The subsequent interview with Archbishop Longley was less clear. Sounded more like a politician than a Catholic Archbishop: desperate not to say anything that John H. could pick him up on, and therefore said almost nothing except that we believe in the development of doctrine. If you want to form your own judgement, you can here it here, at 2 hours 10 minutes into the programme.

Thursday, 23 December 2010

Well I prefer the old lectionary...

There seems to be something of a consensus among those who take an interest in such issues that whatever one may think of the Novus Ordo generally, the new lectionary is a great improvement. Over the three year cycle we hear the vast bulk of the Bible read in Church; we have three readings at Mass every Sunday, the first from the Old Testament that was sadly neglected in the older lectionary and so on.

I disagree.

One reason for my preference for the Old Lectionary is the advantage of a one year cycle. Having the same readings at Mass on the same Sundays of the year creates a certain familiarity: we start to recognise the pattern and feel at home in it. I think that is nigh on impossible to achieve with a three year cycle, and I think the loss is a significant one.

Underlying that, I realise, is a different understanding of what we are doing at Mass. I don't mean the most important issue of attending the sacrifice of the Calvary versus a gathering of remembrance or whatever. Rather, I think of the Mass as (inter alia) a familial gathering.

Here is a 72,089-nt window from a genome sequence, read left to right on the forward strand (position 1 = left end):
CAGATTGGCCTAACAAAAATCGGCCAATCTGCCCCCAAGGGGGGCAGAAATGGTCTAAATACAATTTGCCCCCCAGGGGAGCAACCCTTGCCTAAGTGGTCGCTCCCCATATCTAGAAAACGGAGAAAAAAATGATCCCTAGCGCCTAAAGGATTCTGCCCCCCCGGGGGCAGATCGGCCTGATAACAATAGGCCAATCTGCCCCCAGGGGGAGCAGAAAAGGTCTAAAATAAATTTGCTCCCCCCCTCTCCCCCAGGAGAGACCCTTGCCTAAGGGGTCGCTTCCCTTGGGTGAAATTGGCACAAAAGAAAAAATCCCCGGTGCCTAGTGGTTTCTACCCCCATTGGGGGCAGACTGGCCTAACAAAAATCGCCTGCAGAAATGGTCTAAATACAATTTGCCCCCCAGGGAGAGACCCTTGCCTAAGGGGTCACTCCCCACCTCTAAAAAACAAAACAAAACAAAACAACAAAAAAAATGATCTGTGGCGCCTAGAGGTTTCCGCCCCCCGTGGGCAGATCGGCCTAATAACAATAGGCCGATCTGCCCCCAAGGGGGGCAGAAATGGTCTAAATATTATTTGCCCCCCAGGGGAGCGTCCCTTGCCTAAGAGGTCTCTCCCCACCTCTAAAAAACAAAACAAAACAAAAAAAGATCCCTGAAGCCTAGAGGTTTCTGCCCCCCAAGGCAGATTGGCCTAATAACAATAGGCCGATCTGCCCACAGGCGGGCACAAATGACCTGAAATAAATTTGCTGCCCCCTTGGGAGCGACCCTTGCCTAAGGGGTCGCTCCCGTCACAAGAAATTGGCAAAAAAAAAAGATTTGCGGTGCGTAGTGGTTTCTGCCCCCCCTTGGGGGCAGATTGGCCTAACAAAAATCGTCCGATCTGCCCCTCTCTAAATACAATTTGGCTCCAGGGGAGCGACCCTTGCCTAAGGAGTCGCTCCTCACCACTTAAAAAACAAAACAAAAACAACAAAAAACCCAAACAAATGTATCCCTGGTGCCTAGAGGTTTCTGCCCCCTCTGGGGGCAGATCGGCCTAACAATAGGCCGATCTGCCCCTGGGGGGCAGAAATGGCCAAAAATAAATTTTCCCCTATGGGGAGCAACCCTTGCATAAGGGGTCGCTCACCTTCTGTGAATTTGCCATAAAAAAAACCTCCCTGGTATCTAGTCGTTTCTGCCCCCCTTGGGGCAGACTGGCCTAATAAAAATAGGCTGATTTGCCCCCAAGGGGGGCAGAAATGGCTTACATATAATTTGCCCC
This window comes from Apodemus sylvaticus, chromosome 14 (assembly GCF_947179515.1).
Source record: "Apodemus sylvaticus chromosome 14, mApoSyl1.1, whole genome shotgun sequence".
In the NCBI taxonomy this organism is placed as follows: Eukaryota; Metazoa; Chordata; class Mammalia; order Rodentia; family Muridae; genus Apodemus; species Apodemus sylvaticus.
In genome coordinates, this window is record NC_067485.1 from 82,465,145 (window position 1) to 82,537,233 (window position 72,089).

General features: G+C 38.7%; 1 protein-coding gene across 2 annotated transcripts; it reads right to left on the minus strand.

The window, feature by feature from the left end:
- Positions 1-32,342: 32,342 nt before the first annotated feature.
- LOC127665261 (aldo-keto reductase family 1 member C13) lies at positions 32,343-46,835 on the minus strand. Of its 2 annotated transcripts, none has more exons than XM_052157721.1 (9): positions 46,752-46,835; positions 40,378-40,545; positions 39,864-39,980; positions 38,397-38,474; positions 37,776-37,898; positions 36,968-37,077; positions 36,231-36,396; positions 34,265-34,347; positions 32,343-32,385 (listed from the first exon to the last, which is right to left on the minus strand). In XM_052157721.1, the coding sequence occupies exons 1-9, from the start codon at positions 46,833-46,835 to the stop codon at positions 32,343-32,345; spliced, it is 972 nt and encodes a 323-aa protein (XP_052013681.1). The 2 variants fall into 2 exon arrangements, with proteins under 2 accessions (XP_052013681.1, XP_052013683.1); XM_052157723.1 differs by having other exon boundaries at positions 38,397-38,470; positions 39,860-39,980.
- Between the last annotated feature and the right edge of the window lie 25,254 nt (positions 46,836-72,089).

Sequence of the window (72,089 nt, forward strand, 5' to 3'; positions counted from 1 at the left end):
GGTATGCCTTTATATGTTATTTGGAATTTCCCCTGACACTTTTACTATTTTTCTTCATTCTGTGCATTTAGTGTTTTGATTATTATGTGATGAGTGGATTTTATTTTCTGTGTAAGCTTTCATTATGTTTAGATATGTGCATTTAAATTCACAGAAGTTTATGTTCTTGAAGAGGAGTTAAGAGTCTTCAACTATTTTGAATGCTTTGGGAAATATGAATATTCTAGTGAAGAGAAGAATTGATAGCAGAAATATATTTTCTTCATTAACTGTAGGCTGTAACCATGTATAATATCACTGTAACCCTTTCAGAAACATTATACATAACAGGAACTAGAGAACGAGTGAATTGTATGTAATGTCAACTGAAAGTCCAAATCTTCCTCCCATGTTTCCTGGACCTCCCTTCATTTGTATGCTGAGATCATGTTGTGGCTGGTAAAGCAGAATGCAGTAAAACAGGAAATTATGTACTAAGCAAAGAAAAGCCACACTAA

Families thrive on rituals and celebrations, and nearly all of these run on an annual cycle: birthdays, anniversaries, saints days, feast days. I think an annual cycle of readings meshes well with that.

The other model, implicit in the new lectionary, is that the Mass is a school room, where we come to be instructed in the Faith. Of course there is room for some instruction at Mass: that is what the Homily is for. But instruction is not the primary focus of the Mass, and if we rely solely on the Mass for instruction, we will end up poorly-instructed.

So of course we should be familiar with the Old Testament and how it informs the New; but the Mass is not, in my view, the place for that.

Incidentally, the ordinary of the Extraordinary Form is saturated in the Old Testament; and those who wanted more of the Old Testament proclaimed were those who stripped out so many of the psalms and other verses; with the same kind of logic as saying we needed to be much more aware of the active working of the Holy Spirit, and therefore we will no longer refer to the Sundays after Pentecost, but instead call them Ordinary Time...

Wednesday, 22 December 2010